Biomedical and Health Sciences
Raghavan, Ananya (School: Morris Hills High School)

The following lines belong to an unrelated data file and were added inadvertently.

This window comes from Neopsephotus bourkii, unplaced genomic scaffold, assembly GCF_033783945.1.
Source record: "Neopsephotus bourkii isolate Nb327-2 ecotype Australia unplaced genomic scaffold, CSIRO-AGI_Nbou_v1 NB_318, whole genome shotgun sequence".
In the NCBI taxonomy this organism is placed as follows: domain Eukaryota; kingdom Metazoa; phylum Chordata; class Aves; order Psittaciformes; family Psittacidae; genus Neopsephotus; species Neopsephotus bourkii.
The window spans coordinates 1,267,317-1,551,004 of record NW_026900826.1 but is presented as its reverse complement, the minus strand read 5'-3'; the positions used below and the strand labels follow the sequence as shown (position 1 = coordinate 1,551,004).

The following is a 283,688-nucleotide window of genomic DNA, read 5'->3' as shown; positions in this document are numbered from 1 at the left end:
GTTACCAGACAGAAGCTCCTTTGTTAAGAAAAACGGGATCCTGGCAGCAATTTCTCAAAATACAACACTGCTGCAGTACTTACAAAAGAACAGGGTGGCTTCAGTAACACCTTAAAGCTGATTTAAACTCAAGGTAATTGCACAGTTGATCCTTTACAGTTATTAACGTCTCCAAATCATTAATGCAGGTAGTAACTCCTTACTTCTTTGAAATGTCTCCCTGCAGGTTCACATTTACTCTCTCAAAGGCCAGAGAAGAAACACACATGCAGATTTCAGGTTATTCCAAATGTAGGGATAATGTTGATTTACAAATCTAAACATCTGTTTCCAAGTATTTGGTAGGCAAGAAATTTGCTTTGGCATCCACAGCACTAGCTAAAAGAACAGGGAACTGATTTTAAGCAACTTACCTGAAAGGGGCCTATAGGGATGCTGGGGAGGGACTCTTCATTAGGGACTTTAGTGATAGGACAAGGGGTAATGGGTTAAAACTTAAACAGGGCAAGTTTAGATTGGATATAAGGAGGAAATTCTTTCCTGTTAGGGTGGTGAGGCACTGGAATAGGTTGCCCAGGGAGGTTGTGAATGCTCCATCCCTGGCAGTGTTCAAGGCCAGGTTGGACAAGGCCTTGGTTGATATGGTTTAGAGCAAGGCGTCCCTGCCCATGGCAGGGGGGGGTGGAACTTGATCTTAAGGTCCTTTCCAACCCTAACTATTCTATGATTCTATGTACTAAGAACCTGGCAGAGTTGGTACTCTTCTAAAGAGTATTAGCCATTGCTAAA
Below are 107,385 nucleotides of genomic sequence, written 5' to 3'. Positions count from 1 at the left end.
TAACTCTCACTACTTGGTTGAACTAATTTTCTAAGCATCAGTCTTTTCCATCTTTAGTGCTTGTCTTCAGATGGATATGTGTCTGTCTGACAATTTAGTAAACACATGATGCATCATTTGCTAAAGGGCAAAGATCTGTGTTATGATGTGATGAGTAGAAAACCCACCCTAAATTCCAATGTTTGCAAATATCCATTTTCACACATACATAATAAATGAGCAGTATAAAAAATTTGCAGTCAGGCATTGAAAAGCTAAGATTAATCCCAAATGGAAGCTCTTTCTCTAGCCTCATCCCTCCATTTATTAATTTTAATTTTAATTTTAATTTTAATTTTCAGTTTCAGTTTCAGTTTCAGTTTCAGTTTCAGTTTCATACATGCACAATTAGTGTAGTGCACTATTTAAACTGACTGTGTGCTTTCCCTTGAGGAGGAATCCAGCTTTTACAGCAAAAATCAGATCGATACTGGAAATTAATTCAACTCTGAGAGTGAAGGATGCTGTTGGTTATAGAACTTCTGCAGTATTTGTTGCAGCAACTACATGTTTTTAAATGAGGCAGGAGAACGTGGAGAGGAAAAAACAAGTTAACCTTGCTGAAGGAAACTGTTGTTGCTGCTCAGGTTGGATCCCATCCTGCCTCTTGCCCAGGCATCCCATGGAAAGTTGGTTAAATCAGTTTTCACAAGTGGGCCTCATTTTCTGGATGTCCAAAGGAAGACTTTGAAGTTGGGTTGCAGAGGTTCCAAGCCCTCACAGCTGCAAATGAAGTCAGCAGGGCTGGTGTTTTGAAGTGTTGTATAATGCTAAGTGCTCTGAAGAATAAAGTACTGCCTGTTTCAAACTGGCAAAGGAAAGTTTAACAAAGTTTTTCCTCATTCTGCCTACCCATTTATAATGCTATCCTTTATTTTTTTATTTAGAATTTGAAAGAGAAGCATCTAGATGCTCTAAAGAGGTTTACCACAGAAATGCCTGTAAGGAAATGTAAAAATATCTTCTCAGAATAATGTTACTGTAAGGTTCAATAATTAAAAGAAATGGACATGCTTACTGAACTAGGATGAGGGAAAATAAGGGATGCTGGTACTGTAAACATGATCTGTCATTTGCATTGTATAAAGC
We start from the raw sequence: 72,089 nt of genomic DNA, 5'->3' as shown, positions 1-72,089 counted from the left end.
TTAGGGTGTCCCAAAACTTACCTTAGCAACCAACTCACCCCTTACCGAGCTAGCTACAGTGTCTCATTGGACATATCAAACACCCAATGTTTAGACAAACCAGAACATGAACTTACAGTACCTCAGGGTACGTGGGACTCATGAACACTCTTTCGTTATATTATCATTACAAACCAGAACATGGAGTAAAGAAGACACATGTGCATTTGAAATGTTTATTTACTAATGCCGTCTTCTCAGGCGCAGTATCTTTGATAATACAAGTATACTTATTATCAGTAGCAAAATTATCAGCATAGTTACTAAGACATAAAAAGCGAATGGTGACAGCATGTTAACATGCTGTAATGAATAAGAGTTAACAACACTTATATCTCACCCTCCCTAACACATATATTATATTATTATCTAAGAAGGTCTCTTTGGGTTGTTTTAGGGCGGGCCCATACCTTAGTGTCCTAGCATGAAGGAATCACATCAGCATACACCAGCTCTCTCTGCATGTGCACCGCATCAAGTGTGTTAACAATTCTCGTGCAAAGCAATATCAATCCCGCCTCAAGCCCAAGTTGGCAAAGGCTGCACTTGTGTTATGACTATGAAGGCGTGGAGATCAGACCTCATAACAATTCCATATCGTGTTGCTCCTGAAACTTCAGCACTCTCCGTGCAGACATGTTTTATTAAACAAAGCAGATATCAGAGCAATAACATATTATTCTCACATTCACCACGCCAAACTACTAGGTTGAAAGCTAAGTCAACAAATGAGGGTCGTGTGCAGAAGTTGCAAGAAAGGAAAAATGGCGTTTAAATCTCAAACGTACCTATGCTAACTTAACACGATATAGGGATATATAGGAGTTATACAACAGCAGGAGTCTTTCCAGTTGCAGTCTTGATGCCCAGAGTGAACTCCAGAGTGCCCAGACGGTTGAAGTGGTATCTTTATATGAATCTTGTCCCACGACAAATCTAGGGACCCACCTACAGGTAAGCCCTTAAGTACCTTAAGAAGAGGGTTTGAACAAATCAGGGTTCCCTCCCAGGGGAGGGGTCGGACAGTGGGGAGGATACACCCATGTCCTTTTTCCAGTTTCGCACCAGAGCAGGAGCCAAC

The tumor suppressor protein p53, also known as the “guardian of the genome,” is known for its various protective functions in the cell ranging from cell cycle regulation to apoptosis. The protein is inactivated in almost all human cancers, and in more than 50 percent of cancers, TP53 is mutated( with 90 percent of the mutations encoding for missense mutant proteins). These mutations, which occur in the p53 DNA binding domain (DBD), cause the protein to be less thermodynamically stable at physiological temperature and incapable of binding effectively to DNA to transcribe genes essential for tumor suppressor activity. Therefore, the reactivation of mutant p53 into wildtype remains a promising solution for many cancer patients due to renewed p53-dependent tumor suppressor activity. A previous study indicates that substituted quinolines have anti-cancer effects on human breast cancer cells as they stimulate gap junction activity and decrease alpha survivin expression. In order to investigate whether these quinolines have the potential to reactivate mutant p53, I used two genetically engineered tumor cell lines, SF-295 GFP (glioblastoma) and DLD-1 GFP ( colon cancer), harboring mutant p53 for a drug screen. The cell lines were initially made by transfection with pGF-p53-mCMV-EF1a-Puro Lenti virus vector so that the screen could be performed using a GFP (green fluorescent protein) assay, whereby the degree of reactivation directly correlates to the amount of fluorescence. One compound in particular demonstrated an ability to significantly reactivate mutant p53 into wildtype in glioblastoma cells. Hence, this compound is a promising solution for glioblastoma cancer therapy and could potentially serve as a candidate for drug development.